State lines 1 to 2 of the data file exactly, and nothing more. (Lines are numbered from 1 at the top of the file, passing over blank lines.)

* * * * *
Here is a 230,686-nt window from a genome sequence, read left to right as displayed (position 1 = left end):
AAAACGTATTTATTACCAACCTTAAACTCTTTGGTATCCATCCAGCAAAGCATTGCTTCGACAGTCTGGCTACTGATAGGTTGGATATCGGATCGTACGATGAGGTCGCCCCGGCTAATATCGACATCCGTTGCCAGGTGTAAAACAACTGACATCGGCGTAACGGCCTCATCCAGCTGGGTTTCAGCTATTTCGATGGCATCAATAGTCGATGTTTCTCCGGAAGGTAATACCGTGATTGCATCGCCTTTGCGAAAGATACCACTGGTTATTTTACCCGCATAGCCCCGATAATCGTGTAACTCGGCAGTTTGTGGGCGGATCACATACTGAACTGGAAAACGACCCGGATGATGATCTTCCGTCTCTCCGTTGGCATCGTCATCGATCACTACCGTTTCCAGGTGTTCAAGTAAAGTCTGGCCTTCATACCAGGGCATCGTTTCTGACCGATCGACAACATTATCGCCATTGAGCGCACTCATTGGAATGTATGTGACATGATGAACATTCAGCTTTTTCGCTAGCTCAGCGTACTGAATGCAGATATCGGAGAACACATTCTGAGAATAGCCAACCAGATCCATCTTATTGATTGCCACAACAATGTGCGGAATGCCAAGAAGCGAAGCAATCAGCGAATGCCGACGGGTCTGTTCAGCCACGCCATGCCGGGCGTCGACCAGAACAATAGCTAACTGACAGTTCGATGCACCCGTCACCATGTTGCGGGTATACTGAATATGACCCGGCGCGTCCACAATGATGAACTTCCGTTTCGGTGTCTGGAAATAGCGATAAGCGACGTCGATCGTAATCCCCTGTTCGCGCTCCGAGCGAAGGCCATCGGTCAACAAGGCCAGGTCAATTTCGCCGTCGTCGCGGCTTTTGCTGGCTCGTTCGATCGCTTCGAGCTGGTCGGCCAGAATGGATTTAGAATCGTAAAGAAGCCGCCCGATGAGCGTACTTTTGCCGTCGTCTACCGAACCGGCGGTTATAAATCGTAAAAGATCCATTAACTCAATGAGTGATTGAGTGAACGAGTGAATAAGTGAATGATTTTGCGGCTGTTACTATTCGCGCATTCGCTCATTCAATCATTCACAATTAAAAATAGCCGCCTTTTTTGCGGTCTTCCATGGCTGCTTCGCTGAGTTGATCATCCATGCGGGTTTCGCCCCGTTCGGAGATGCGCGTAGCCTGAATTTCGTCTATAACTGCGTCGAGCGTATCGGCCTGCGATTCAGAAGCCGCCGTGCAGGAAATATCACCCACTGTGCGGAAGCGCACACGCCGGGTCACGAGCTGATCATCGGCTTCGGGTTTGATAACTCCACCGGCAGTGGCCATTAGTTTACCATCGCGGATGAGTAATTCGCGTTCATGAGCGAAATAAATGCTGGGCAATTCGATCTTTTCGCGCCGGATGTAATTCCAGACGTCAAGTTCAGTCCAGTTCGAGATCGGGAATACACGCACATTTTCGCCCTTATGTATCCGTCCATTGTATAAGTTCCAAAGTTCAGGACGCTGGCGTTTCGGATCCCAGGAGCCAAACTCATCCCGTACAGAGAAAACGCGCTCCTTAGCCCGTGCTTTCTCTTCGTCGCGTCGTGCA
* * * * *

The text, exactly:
Here is a 230,686-nt window from a genome sequence, read left to right as displayed (position 1 = left end):
AAAACGTATTTATTACCAACCTTAAACTCTTTGGTATCCATCCAGCAAAGCATTGCTTCGACAGTCTGGCTACTGATAGGTTGGATATCGGATCGTACGATGAGGTCGCCCCGGCTAATATCGACATCCGTTGCCAGGTGTAAAACAACTGACATCGGCGTAACGGCCTCATCCAGCTGGGTTTCAGCTATTTCGATGGCATCAATAGTCGATGTTTCTCCGGAAGGTAATACCGTGATTGCATCGCCTTTGCGAAAGATACCACTGGTTATTTTACCCGCATAGCCCCGATAATCGTGTAACTCGGCAGTTTGTGGGCGGATCACATACTGAACTGGAAAACGACCCGGATGATGATCTTCCGTCTCTCCGTTGGCATCGTCATCGATCACTACCGTTTCCAGGTGTTCAAGTAAAGTCTGGCCTTCATACCAGGGCATCGTTTCTGACCGATCGACAACATTATCGCCATTGAGCGCACTCATTGGAATGTATGTGACATGATGAACATTCAGCTTTTTCGCTAGCTCAGCGTACTGAATGCAGATATCGGAGAACACATTCTGAGAATAGCCAACCAGATCCATCTTATTGATTGCCACAACAATGTGCGGAATGCCAAGAAGCGAAGCAATCAGCGAATGCCGACGGGTCTGTTCAGCCACGCCATGCCGGGCGTCGACCAGAACAATAGCTAACTGACAGTTCGATGCACCCGTCACCATGTTGCGGGTATACTGAATATGACCCGGCGCGTCCACAATGATGAACTTCCGTTTCGGTGTCTGGAAATAGCGATAAGCGACGTCGATCGTAATCCCCTGTTCGCGCTCCGAGCGAAGGCCATCGGTCAACAAGGCCAGGTCAATTTCGCCGTCGTCGCGGCTTTTGCTGGCTCGTTCGATCGCTTCGAGCTGGTCGGCCAGAATGGATTTAGAATCGTAAAGAAGCCGCCCGATGAGCGTACTTTTGCCGTCGTCTACCGAACCGGCGGTTATAAATCGTAAAAGATCCATTAACTCAATGAGTGATTGAGTGAACGAGTGAATAAGTGAATGATTTTGCGGCTGTTACTATTCGCGCATTCGCTCATTCAATCATTCACAATTAAAAATAGCCGCCTTTTTTGCGGTCTTCCATGGCTGCTTCGCTGAGTTGATCATCCATGCGGGTTTCGCCCCGTTCGGAGATGCGCGTAGCCTGAATTTCGTCTATAACTGCGTCGAGCGTATCGGCCTGCGATTCAGAAGCCGCCGTGCAGGAAATATCACCCACTGTGCGGAAGCGCACACGCCGGGTCACGAGCTGATCATCGGCTTCGGGTTTGATAACTCCACCGGCAGTGGCCATTAGTTTACCATCGCGGATGAGTAATTCGCGTTCATGAGCGAAATAAATGCTGGGCAATTCGATCTTTTCGCGCCGGATGTAATTCCAGACGTCAAGTTCAGTCCAGTTCGAGATCGGGAATACACGCACATTTTCGCCCTTATGTATCCGTCCATTGTATAAGTTCCAAAGTTCAGGACGCTGGCGTTTCGGATCCCAGGAGCCAAACTCATCCCGTACAGAGAAAACGCGCTCCTTAGCCCGTGCTTTCTCTTCGTCGCGTCGTGCA